If you’re having this made in China I have one word for you:

“Specs”.

Send plenty of them. If you get into a pissing battle about ANYTHING you can refer back to the spec package you sent with your development package (and purcahse order / LC / wire transfer).

Send:

  • Drawings
  • Photos
  • Quality expectations (key inspection details)
  • Schedule (key dates)
  • Packaging details

Also:

  • Expect the unexpected. Your first project will be a nightmare.
  • Select a vendor that has been referred to you. Don’t just open the Shenzhen Yellow Pages.
  • Get an English speaking “agent” that can look out for your interests in China. There are plenty of trading companies that can help you. Get a good one.

I’ve seen very few “manufacturing agreements” in China. Most business is done with a set of specs and a handshake. They hate lawyers.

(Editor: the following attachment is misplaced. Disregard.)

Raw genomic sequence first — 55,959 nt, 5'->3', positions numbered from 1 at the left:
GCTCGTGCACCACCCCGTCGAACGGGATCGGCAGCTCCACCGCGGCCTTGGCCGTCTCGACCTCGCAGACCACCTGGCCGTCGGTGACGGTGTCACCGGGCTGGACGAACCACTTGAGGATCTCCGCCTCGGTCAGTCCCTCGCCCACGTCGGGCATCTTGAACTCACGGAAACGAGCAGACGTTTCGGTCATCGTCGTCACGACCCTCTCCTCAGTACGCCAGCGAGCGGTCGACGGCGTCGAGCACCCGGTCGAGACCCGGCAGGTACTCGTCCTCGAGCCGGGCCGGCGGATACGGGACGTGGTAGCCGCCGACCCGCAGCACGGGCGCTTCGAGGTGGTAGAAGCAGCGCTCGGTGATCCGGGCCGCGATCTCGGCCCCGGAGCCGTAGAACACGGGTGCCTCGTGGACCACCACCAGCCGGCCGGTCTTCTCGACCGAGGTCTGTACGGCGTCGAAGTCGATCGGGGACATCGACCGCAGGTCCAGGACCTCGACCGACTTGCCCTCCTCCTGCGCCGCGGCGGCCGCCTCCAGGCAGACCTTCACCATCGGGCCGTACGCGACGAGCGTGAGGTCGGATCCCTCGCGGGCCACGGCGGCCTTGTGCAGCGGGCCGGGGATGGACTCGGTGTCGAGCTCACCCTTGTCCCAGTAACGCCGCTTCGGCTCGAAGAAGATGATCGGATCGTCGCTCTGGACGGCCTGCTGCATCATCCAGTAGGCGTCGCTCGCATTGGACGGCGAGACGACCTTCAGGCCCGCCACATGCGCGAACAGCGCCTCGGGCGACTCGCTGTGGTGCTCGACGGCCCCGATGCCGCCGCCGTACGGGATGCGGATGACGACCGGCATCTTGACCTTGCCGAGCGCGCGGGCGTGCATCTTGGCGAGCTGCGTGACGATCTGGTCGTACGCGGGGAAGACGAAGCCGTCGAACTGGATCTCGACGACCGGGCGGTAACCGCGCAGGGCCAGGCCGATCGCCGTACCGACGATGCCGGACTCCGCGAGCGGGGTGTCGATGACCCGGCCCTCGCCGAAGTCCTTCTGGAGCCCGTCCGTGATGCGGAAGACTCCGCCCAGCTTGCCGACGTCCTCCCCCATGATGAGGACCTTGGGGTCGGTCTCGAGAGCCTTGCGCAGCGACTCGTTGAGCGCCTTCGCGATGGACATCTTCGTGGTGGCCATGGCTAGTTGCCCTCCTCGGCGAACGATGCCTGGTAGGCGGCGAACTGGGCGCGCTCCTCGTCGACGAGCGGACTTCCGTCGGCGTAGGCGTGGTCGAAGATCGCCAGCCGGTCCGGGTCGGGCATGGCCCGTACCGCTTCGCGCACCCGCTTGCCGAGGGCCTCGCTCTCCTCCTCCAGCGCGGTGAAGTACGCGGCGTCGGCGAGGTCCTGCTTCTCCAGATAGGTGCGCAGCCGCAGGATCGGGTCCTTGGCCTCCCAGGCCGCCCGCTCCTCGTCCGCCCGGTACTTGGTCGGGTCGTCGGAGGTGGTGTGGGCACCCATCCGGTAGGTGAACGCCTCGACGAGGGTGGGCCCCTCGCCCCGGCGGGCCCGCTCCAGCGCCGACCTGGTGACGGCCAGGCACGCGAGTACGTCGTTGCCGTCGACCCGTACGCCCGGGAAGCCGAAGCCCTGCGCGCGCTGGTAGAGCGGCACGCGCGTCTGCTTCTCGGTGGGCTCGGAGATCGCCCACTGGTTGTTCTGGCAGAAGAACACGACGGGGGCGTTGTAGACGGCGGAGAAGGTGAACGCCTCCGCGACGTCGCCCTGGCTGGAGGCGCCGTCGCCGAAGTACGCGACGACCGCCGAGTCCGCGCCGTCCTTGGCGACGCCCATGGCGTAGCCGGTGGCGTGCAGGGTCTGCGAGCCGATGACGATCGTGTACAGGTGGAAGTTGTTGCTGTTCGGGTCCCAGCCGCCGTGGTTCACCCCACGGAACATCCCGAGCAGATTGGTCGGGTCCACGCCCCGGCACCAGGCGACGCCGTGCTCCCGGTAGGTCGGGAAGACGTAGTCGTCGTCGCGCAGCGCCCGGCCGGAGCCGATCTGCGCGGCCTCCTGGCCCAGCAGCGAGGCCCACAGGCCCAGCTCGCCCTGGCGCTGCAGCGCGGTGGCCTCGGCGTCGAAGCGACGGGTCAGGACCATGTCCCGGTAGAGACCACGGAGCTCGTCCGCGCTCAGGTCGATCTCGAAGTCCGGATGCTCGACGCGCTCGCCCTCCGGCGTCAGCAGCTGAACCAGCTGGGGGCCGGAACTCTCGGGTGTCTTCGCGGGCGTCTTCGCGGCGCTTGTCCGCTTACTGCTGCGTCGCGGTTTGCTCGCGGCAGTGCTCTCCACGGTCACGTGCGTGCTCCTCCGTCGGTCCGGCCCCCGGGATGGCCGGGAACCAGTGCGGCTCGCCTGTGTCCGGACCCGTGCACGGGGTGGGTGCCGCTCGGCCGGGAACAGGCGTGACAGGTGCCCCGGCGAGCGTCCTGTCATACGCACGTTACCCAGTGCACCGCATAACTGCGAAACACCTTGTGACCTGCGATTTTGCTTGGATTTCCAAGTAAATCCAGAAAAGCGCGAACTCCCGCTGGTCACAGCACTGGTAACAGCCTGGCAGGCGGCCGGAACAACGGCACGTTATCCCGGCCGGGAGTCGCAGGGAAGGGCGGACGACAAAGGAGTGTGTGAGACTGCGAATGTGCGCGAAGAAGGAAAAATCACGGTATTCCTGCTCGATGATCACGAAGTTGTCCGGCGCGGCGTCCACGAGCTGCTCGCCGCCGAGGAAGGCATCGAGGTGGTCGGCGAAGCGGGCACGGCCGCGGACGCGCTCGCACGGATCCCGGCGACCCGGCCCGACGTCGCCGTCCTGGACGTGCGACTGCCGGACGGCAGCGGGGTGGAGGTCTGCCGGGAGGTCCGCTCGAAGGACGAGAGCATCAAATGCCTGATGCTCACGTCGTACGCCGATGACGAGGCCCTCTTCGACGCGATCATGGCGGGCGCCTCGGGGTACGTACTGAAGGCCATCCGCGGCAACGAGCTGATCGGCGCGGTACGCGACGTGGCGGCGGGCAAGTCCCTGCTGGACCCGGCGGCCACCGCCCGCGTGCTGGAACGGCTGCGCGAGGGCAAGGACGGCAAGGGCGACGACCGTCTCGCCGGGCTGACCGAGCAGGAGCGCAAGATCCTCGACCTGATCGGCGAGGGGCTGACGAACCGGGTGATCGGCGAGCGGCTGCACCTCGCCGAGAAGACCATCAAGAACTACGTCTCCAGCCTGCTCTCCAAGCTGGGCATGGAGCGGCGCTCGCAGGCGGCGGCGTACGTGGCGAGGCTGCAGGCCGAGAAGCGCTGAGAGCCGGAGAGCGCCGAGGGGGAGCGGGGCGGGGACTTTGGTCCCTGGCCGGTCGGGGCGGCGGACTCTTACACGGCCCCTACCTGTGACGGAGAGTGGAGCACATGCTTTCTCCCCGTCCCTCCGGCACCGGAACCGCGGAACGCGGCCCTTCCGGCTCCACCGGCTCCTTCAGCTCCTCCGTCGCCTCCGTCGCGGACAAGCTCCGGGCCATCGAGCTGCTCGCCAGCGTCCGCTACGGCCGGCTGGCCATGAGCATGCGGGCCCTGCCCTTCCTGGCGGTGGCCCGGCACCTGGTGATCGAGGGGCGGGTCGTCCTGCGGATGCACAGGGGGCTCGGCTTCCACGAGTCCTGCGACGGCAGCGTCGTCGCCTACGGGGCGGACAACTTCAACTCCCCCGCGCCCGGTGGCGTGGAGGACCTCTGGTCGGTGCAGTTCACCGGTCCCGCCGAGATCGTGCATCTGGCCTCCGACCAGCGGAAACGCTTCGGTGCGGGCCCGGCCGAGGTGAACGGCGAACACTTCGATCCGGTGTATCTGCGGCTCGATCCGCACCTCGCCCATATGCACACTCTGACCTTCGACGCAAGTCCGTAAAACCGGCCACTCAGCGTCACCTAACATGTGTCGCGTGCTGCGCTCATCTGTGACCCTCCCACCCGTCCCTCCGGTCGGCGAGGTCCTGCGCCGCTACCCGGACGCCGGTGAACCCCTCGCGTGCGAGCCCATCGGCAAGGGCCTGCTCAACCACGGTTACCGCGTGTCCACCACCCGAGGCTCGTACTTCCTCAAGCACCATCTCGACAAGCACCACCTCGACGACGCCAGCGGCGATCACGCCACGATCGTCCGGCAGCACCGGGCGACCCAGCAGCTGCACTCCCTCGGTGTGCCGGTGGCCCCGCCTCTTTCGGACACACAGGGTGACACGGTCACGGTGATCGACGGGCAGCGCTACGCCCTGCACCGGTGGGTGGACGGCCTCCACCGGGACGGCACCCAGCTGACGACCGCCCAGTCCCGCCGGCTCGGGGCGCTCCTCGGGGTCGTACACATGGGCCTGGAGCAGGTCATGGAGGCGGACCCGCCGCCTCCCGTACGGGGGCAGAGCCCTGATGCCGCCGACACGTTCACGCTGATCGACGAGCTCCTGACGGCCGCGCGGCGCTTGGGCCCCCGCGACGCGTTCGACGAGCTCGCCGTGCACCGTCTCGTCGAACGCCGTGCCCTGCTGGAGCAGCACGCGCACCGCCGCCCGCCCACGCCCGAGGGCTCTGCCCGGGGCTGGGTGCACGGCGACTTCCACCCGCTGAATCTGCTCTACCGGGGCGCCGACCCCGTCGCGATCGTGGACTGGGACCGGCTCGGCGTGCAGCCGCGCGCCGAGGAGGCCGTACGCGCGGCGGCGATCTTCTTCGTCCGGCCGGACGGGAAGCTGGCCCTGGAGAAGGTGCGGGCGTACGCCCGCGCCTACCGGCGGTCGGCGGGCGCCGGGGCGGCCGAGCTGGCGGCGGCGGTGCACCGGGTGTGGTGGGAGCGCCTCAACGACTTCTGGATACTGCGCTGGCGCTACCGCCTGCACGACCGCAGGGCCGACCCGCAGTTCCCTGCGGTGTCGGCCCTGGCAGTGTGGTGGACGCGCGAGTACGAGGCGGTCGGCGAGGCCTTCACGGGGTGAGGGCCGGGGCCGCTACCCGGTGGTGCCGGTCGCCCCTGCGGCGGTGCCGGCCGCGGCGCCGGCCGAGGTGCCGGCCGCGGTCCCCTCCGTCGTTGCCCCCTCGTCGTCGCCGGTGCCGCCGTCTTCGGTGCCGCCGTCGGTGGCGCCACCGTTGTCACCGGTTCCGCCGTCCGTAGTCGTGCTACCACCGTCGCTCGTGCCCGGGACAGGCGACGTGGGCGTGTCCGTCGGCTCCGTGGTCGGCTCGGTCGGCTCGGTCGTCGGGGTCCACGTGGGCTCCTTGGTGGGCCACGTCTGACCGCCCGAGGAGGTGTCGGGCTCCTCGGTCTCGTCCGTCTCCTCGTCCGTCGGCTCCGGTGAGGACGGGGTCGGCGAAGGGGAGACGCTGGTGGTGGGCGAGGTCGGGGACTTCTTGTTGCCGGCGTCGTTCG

Hope this helps.

That’s absolutely false. If you are simply looking at the NRE aspect of the process, you are correct. Getting product manufactured in Asia makes absolute sense for the medium to large company that has the resources to handle the logistics of manufacturing overseas.

I have no idea how much experience mpdesigner has in this kind of endeavor. I am assuming little to none if he/she is asking this question. To manufacture overseas you have to account for time difference, shipping (overnight for 1st article?), flights to Asia if this is anything more than a 50K unit run, language barriers, etc. etc… Getting the tool made in China and then shipped to N/A is a possibility. Most tool shops have some kind of connection like that (at least in Vancouver they do). But all in all, doing this with no experience is risky at best. You are far better off spending the extra few grand to do it in your back yard. And it is only a few grand if you do it right.